Tri-county preparing for future of US 52

VIDEO: Tri-county preparing for future of US 52

GOOSE CREEK, S.C. (WCSC) - The Berkeley-Charleston-Dorchester Council of Governments says they are looking to improve and prepare for future growth along the highway 52 corridor.

While currently in phase two of a four-part study, The Council of Governments says they are giving an update on the project to the city of Goose Creek.

The Highway 52 Corridor Study area includes about 18 miles running between Highway 17-A in Moncks Corner to Highway 78 in North Charleston.

BCDCOG project manager Sarah Cox says according to the South Carolina Department of Transportation records certain areas around Highway 52 have grown roughly 30% since 2010.

Cox also says that closer to Goose Creek maximum traffic volumes are reaching 55,000 cars a day on the southern end of US 52.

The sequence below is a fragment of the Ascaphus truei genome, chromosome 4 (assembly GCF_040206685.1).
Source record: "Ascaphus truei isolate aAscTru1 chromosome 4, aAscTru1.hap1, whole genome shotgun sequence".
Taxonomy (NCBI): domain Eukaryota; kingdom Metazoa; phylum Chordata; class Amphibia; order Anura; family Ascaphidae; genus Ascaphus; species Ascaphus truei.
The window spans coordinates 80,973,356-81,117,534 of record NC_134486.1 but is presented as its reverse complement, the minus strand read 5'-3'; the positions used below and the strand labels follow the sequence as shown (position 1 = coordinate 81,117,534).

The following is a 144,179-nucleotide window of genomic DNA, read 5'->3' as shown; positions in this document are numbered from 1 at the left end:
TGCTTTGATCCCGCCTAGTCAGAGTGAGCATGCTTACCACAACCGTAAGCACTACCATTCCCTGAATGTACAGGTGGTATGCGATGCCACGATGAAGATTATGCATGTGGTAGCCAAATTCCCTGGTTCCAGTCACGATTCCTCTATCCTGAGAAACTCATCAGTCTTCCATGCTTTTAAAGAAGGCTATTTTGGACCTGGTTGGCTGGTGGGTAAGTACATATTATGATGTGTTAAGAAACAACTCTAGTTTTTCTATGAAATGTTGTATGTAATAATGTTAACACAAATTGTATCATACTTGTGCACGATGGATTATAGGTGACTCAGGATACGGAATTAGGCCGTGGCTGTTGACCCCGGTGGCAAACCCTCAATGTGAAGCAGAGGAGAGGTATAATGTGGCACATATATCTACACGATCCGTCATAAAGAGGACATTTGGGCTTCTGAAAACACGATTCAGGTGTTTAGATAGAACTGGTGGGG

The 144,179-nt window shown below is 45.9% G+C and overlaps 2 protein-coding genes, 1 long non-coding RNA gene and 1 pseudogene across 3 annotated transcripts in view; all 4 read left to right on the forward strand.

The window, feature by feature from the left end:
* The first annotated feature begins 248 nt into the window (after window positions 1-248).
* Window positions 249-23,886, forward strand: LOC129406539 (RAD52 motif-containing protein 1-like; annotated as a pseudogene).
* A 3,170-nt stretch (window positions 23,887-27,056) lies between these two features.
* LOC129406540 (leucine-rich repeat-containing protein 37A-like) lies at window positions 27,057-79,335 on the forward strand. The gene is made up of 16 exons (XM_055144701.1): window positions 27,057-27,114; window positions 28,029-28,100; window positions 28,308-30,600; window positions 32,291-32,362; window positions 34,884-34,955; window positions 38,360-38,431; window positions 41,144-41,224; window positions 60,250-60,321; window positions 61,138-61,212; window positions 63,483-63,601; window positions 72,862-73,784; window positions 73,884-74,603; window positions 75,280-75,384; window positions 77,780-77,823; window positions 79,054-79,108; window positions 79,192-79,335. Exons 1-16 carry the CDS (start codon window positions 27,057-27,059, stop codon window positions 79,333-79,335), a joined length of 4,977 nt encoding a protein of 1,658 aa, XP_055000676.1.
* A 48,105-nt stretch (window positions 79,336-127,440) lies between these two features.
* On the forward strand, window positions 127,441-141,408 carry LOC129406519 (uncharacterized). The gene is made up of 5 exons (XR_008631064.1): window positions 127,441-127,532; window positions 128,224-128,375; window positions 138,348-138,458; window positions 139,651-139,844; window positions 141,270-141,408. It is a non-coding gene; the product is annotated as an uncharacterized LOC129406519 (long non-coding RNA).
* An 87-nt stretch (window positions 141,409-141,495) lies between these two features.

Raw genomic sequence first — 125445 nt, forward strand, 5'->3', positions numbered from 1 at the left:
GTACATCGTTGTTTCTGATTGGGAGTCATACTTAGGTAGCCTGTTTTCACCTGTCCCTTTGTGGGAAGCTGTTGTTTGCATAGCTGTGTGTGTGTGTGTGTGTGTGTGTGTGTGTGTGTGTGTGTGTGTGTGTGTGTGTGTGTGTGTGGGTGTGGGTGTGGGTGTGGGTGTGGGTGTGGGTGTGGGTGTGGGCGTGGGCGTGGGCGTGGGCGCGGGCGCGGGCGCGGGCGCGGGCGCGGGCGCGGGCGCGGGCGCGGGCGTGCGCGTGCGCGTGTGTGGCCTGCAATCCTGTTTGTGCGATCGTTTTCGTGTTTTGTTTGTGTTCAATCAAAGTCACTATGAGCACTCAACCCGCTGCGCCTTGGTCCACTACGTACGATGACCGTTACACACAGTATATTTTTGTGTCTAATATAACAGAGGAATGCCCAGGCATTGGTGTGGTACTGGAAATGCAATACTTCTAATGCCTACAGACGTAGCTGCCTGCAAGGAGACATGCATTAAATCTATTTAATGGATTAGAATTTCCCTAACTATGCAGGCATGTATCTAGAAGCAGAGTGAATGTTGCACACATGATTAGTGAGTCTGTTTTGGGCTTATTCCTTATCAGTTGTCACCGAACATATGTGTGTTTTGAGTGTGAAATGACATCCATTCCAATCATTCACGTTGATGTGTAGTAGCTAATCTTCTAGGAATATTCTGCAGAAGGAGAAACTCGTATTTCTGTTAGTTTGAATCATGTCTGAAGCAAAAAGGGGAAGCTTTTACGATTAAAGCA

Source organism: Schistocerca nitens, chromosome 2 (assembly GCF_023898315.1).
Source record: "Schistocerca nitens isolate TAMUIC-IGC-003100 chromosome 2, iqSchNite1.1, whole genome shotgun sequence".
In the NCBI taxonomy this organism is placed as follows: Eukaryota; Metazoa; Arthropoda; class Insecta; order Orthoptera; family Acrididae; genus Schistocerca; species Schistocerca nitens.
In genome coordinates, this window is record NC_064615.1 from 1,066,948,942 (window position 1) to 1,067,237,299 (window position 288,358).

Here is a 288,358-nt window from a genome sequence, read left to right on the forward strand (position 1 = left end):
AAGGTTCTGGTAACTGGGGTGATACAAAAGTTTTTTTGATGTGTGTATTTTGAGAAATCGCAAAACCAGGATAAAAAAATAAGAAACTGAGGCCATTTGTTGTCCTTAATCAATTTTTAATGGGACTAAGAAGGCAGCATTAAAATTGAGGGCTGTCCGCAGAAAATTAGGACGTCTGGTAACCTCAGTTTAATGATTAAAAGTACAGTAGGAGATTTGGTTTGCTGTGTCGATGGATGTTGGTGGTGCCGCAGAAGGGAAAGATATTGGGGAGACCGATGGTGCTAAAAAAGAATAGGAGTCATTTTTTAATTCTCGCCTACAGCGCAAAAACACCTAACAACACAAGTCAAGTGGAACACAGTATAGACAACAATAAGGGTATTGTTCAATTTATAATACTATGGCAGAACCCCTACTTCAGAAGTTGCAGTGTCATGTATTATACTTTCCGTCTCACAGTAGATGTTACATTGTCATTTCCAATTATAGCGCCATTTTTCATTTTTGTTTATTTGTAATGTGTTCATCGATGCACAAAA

The Council of Governments are focusing on how to improve traffic flow, but Cox says that could be through changing traffic signals or adding more access roads for new and incoming neighborhoods or businesses.

A big part of the project also includes improving multi-model transportation. Cox says they are discussing where more bike and pedestrian paths could go. She says the more urban areas, like in the middle of the corridor, could see more multi-use path expansions.

Cox says they’ve already met with Berkeley County and Moncks Corner, but want Goose Creek’s input on this study.

“We want to make sure that they understand they are the champions and eventual decision makers that will implement this plan,” Cox said. “We’re going to walk them through the process hand in hand, for them to be fully aware of the analysis, answer any questions that they have.”

The presentation will take place during Goose Creek’s 6 p.m. City Council meeting on Tuesday. Organizers say the public is invited to ask questions.

Cox says they plan to have a public workshop later in the spring regarding the US 52 corridor study as well.

The BCDCOG says they hope to wrap up the study in October and then start working on land use and corridor preservation needs.

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